“These companies won’t have to worry about recruitment and training — we will handle that,” Owens said. “We have competitive wages and full benefit packages, and the benefit to companies is the flexibility — they can raise our service and then lower it depending on when demand is high, or low, and that keeps a company’s workforce flexible.”

A big challenge for automakers is the fact that the business of building cars is changing rapidly and becoming highly skilled, notes Kim Hill, Automotive Communities Program Director for the Center for Automotive Research in Ann Arbor, Mich.

In the past, car companies wanted physically-strong workers able to give sweat equity for eight or ten hours a day. But today, with assembly lines employing more technology and robots doing the heavy lifting, mental power is replacing physical brawn, Hill said.

“In the '70s, a car worker did something all day constantly until they trained for another job, but today workers are doing different things and the fundamental thing that has driven the change is GM and Ford want to follow Asian companies like Toyota, which has a flexible workforce,” said Hill.

“This stuff’s not getting simpler; it’s getting more complex, so big car companies want the ability to move workers around as needed in their plants and they want them to know a variety of jobs,” Hill said.

Despite its current malaise, Hill expects the car industry’s workforce to grow in coming years. Although the number of workers has dropped to about 900,000, it is expected to return to 1 million as demand for cars remains steady and the population increases.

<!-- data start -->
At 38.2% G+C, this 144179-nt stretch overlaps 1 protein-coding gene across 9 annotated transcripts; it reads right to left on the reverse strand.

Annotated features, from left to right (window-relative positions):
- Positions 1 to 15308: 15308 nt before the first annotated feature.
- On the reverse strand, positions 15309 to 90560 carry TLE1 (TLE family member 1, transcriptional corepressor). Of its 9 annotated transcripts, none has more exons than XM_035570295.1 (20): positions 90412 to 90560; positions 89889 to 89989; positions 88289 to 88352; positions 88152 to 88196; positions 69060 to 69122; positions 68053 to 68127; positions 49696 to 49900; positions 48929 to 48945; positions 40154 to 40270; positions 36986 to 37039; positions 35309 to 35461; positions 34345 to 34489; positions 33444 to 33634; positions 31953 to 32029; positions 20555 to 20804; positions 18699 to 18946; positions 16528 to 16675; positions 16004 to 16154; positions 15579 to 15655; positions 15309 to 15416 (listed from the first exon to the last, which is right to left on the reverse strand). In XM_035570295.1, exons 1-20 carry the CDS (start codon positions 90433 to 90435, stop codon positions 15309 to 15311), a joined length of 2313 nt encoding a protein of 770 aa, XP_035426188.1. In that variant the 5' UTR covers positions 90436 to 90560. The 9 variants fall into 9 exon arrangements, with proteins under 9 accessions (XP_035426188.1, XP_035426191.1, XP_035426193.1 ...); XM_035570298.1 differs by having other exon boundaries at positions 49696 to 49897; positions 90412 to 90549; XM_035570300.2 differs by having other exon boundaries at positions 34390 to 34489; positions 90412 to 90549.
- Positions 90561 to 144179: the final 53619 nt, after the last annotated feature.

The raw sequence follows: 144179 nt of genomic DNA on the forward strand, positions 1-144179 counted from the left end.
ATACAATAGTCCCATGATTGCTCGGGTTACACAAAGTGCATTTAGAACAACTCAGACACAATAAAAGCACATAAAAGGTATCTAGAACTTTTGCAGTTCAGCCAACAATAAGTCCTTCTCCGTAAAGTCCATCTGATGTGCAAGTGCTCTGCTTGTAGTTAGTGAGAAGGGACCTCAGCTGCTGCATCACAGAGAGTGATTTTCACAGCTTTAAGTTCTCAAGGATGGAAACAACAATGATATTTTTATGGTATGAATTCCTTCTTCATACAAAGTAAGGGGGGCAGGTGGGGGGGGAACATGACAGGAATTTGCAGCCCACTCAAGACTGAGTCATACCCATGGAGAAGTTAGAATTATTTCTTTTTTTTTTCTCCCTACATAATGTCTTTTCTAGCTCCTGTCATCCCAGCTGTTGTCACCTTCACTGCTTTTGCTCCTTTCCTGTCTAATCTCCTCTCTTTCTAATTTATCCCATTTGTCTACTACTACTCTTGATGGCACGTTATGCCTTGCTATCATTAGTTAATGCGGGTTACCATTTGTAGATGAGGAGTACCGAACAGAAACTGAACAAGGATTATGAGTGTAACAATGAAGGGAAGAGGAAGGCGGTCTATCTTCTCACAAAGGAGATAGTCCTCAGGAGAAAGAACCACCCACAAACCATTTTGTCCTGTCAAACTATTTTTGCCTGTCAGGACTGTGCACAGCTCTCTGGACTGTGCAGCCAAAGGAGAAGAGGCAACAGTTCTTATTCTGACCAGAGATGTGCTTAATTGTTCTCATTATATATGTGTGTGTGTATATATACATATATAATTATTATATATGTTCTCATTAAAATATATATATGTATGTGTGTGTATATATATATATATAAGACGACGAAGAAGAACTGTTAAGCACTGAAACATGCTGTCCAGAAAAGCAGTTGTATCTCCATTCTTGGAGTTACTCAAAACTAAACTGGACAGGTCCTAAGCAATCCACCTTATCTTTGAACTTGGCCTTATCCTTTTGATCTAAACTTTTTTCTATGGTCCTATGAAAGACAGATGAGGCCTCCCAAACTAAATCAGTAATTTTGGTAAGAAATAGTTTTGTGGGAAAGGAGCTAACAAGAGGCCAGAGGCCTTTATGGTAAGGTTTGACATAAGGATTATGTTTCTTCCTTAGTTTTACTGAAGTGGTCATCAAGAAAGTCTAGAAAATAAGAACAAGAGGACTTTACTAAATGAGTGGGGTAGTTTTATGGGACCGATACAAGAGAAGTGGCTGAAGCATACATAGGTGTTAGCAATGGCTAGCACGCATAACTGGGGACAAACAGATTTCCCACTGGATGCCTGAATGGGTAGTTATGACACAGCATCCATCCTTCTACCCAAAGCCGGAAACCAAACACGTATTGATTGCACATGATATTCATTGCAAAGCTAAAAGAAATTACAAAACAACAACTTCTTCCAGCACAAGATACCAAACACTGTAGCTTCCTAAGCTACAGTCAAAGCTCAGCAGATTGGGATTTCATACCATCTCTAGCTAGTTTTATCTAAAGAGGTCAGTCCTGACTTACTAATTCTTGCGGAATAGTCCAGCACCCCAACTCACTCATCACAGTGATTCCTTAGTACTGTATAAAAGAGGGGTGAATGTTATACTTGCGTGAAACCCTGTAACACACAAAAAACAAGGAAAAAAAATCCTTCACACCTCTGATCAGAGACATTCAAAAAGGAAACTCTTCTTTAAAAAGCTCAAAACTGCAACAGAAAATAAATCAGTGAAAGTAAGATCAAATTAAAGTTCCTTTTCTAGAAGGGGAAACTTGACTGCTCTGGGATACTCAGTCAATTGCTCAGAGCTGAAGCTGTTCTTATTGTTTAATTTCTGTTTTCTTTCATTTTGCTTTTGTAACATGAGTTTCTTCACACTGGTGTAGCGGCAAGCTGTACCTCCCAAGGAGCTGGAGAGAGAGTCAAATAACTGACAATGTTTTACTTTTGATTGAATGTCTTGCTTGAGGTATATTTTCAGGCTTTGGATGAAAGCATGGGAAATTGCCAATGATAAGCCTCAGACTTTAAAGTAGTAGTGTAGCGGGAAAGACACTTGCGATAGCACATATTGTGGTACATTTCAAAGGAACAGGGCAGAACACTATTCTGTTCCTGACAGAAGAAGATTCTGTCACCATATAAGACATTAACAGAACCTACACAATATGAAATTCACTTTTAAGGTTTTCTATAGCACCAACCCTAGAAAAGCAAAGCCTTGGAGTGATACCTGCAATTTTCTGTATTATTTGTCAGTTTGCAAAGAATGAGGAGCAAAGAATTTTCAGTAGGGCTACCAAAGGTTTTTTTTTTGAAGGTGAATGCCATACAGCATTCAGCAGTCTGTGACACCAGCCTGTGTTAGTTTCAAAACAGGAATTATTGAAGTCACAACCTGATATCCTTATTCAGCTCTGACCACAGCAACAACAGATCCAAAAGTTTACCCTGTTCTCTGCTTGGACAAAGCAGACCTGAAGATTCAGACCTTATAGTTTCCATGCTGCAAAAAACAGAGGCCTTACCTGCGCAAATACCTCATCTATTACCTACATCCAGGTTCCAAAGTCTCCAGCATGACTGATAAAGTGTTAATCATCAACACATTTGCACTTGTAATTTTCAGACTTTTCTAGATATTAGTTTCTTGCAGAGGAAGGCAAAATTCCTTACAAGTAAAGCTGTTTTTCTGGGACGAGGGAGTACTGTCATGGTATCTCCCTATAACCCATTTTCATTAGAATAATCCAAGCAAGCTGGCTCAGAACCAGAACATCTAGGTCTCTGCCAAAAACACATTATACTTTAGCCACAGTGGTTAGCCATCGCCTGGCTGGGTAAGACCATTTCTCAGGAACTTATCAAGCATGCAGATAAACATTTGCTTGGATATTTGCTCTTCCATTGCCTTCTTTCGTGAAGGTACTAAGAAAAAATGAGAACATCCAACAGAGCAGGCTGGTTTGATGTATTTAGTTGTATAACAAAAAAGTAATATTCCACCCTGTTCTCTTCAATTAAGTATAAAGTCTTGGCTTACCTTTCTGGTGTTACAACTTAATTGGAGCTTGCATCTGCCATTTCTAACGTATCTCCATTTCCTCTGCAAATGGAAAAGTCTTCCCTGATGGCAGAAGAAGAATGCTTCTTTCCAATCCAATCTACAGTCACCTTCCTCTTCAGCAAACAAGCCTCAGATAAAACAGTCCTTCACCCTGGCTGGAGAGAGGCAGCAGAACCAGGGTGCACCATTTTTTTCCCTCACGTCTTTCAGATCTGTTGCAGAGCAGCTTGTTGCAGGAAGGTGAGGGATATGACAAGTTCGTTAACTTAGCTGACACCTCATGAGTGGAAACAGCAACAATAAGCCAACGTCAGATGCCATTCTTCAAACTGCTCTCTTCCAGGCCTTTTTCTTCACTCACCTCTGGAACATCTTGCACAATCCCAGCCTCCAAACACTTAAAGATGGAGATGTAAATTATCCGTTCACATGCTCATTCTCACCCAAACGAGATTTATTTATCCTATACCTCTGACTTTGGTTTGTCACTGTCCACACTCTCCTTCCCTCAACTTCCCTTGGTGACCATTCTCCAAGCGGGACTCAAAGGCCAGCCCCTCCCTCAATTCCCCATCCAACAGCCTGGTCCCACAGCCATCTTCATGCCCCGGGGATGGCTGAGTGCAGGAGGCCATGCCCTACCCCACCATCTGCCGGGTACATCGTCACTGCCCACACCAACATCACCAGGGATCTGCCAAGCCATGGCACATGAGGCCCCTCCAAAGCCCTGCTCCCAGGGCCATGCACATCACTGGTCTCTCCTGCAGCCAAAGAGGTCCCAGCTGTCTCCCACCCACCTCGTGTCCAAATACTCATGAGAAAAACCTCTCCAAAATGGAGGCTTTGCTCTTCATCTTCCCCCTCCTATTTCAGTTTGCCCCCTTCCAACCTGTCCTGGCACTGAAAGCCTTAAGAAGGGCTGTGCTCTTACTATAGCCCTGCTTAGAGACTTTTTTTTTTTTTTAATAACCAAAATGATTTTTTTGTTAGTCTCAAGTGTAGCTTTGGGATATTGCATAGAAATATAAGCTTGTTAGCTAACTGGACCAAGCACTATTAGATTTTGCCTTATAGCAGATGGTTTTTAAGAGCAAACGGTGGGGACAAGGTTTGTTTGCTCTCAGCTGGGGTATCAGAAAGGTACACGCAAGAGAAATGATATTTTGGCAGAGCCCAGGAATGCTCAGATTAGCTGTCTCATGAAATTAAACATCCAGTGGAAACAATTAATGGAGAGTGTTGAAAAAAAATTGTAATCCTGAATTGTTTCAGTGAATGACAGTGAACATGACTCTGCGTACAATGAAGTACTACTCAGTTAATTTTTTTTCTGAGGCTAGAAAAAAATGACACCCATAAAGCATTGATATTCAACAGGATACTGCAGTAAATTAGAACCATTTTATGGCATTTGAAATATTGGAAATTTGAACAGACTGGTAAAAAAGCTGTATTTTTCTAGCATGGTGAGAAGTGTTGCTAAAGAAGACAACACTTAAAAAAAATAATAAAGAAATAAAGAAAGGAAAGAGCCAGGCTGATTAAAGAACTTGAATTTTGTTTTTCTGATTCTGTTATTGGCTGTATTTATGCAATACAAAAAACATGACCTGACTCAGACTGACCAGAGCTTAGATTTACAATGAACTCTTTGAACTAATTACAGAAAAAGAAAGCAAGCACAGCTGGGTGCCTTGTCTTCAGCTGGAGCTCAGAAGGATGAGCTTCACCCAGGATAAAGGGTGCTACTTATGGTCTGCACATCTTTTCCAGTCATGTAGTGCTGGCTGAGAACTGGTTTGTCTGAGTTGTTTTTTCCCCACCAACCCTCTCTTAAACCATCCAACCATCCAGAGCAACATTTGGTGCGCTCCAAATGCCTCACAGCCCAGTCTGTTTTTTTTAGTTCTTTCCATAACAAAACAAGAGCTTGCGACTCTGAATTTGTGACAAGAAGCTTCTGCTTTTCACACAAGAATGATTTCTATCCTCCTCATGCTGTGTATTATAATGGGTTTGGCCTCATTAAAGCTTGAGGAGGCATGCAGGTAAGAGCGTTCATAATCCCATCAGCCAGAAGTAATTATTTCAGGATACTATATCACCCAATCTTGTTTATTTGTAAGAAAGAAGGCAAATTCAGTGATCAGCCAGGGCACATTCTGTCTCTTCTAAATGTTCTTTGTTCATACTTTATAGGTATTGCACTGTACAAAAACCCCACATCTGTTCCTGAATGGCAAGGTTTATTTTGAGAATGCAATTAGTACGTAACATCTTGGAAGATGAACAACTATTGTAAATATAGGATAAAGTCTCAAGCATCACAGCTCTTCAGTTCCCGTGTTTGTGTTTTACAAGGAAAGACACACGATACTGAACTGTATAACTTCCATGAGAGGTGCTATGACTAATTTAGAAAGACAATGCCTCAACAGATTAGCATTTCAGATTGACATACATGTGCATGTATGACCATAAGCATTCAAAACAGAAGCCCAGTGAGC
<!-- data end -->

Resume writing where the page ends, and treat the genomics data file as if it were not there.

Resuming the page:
On a plant by plant basis, Hill doesn’t think Detroit is doing enough to prepare itself for the impending labor crunch. The big car companies have fostered ties with universities to train and bring in high-level engineers, but when it comes down to assembling the vehicles he says firms are not doing enough at the local level to train and bring in workers and are instead relying on the local population to provide the workers they want he said.

“We hear companies say they’ll need more people, but they don’t want to spend a lot of money on training people because the return from them is not as immediate,” he said. “You hear a lot about internship programs, but you don’t hear enough. You need to get young people into plants and get them interested in the business. These days, kids want to go into IT and design computer games and there’s a perception that working in the automotive industry is about dirty, sweaty work, but there’s more to it than that.”

The manufacturing job crunch is not restricted to the automotive business; it extends to other heavy equipment industries like aerospace, consumer products, food processing and printing according to ATS, and it’s a problem facing other Western nations.

“It’s true that a lot of manufacturing jobs are moving overseas to China, but there will continue be manufacturing base in the U.S. and very few people are looking at it as a career option.” said Hill. “The industry has a black eye now and I think we have to get over that, but of course it doesn’t help when the headlines focus on GM and Ford restructuring.”